The water winds its way downstream, washing over the sun-worn rocks that dot the hilly landscape so hidden from much of the valley, you feel like you can escape your shadow.
The beauty strikes you, like the first time tasting chocolate, and you melt away into the scenery. You’re only a witness, nothing more.
Enjoy it, though, because that’s what everyone does at Parque El Salado, way up in the hills of Envigado.
It is a sanctuary from stress and misery, from the devastating feelings of the girl who broke your heart or the business partner who stole your money, from the wonderful urban chaos that you love and hate at the same time, depending on where exactly you are in the city and what time of day it is.
The ironic part of all this is, the first time I went, I was not absconding from anything. I don’t run, only my mind does, fast, worried I won’t fill it with more knowledge and it’ll fall behind like an out-of-shape marathoner.
This trip eased my mind, enhanced it too.
I learned about a new place that I only found because I met up with my friends John and Carolina on a sunny June day too late to get to Parque Arvi, which closes on weekends by 1 p.m., usually. Too full, they say.
“What about Parque El Salado,” Carolina said, and for the record I am translating her words because she prefers to speak Spanish despite being able to speak English too.
John and I looked at each other and shrugged. Why not?
We headed for the buses with the Parque El Salado placard sitting below Estación Envigado, stopping only to buy some strawberries from one of the millions of venders in this magnificent valley.
The little green bus climbed and climbed, passed the big church in the San Jose neighborhood, passed the area where new condos are sprouting like beanstalks, passed the bridge, then arrived at tranquility.
There’s a nature park but we didn’t go because there’s plenty of free nature there.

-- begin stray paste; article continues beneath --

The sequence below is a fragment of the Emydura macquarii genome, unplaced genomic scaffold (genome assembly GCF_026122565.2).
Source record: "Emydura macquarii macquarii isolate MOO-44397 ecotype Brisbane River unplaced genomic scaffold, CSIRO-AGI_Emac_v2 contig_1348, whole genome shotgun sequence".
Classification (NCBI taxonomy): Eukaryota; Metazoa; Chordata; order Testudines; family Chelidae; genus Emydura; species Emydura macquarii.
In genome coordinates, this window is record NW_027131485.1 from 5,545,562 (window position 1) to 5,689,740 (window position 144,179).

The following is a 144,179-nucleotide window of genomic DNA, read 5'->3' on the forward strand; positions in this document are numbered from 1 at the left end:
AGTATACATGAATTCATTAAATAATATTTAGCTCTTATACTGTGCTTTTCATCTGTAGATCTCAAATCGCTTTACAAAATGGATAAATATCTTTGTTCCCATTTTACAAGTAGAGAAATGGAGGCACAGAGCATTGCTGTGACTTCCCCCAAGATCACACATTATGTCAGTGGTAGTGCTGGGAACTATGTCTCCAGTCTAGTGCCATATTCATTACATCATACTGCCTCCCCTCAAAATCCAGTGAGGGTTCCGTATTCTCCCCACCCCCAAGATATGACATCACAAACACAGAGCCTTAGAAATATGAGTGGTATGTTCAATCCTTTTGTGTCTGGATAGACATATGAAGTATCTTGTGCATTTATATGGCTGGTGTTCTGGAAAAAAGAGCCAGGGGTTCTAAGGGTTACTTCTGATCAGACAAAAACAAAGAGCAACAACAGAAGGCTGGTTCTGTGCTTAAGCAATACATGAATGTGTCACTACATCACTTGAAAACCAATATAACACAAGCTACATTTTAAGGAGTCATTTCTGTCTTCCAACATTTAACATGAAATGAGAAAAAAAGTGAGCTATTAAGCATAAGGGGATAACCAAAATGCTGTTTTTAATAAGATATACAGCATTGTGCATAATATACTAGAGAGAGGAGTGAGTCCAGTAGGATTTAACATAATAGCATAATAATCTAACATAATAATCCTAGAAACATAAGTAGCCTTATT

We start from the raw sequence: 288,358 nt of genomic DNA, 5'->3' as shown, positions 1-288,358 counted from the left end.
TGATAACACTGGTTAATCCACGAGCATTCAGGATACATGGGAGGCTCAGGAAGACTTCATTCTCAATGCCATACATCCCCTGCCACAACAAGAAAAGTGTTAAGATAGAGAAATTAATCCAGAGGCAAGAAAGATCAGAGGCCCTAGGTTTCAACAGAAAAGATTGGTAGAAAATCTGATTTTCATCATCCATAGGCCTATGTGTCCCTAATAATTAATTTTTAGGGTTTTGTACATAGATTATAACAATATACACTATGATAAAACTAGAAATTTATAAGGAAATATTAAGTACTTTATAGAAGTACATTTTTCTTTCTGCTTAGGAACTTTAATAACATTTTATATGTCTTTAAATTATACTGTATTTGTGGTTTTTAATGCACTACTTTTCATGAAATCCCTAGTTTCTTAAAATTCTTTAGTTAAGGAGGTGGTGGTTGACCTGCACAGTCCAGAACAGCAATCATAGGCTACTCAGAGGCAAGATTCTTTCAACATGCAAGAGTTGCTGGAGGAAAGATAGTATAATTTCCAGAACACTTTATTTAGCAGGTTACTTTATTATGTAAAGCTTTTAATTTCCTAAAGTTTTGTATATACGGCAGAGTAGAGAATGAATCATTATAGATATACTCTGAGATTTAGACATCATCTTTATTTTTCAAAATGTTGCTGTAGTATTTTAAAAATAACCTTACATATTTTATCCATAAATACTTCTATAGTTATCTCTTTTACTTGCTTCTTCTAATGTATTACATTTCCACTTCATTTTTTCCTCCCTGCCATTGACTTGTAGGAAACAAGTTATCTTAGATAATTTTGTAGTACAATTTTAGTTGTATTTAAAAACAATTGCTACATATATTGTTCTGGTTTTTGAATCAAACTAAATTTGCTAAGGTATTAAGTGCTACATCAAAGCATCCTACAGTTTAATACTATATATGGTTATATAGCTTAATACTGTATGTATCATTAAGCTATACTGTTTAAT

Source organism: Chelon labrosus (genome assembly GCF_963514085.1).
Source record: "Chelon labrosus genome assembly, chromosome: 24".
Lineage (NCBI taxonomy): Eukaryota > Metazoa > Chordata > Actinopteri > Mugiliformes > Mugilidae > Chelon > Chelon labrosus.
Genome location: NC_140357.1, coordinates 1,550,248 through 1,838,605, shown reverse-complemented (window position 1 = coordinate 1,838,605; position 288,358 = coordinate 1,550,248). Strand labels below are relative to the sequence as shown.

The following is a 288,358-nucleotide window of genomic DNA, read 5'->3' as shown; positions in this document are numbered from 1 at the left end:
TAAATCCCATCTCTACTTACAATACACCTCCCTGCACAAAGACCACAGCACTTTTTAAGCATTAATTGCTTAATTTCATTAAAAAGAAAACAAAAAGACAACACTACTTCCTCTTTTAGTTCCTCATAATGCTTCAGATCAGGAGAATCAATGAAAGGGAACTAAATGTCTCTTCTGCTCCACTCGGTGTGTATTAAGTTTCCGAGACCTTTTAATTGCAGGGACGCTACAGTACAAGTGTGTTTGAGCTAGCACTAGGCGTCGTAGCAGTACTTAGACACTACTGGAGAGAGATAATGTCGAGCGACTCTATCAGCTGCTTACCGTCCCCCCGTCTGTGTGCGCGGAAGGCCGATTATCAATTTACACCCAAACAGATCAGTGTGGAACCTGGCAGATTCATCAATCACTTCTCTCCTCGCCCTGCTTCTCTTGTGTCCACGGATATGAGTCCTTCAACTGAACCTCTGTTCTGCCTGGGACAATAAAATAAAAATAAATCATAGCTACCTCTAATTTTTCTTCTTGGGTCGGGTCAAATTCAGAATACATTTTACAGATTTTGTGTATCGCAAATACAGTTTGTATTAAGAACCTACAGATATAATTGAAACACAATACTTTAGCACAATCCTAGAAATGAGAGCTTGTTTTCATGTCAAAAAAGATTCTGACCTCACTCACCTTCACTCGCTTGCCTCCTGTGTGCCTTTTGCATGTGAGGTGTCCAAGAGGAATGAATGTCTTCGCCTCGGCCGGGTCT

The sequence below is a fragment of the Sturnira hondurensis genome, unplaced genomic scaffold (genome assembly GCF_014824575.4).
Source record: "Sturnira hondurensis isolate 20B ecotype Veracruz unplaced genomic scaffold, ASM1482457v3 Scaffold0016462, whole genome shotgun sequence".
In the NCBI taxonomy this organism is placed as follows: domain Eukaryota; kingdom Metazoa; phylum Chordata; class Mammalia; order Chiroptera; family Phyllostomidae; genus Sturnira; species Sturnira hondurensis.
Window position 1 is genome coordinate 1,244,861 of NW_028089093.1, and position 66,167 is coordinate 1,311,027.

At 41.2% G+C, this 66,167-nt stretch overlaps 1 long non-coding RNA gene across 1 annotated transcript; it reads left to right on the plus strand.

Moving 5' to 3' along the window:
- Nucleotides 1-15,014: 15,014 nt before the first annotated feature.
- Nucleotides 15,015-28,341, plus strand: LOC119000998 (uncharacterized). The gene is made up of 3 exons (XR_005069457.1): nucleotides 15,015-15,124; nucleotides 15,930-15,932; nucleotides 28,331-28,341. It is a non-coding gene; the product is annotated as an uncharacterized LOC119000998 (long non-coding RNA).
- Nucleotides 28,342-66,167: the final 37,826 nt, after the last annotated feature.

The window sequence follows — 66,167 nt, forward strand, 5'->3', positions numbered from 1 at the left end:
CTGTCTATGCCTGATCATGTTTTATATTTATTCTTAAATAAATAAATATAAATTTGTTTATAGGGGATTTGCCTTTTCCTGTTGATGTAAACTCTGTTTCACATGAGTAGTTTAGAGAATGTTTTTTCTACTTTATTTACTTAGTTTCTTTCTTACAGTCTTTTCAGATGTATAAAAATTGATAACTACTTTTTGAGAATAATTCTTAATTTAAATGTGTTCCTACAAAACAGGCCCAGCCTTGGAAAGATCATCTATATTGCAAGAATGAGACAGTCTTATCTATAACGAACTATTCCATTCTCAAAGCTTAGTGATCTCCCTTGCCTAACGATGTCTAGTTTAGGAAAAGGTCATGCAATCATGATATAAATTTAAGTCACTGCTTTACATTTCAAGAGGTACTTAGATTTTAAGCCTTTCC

We actually got off the bus in the wrong place, or the place that could be construed as wrong, depending how you look at it, even though underneath it all you feel like everything is all right.
We hiked up a hill and stopped to take some pics, and then there was another hill and I fell behind, capturing the panorama in my camera, but caught up to my friends, easily, even though they were already halfway to the top.
The meandering road then took us to a dead end, where my inner princess revealed itself in the form of me not wanting to walk the dirt trail wearing my brand new navy blue and white Adidas shoes.
John made a joke to that effect and I could only concur.
I took off my shoes then hit the trail barefoot, each step a reminder that my Hawaiian feet had softened, and it actually hurt to go on, and this time I fell behind and only caught up because John and Carolina stopped to wait for a moment.
After 40 minutes we reached the area along the creek where people were barbecuing and drinking and swimming and talking, and this continued for a quarter-mile stretch that ended at the road where the green buses stop.
I wanted to crash someone’s party and I think we could have because the people here are very friendly but instead I told myself I would return with my own grill and group of people, and we would have a great time too.
It hasn’t happened yet, sadly.
Shortly after the trip to the park, I started seeing someone I really liked and then we broke up a few months later but it didn’t hurt me nearly enough to run. I had a falling out with my business partner at our tourism company and that didn’t spur me to put on my shoes either.
I returned because a friend wanted to see the area, because he is thinking about buying a condo nearby. It was a brief visit, on a Monday, so the park was mostly empty, but I did run into a buddy from Chile whose name escapes me.
As we walked down the hill I told myself I’ll be back soon but I didn’t think about it too forcefully, not like last time. Leaving without making any promises means I won’t disappoint myself later.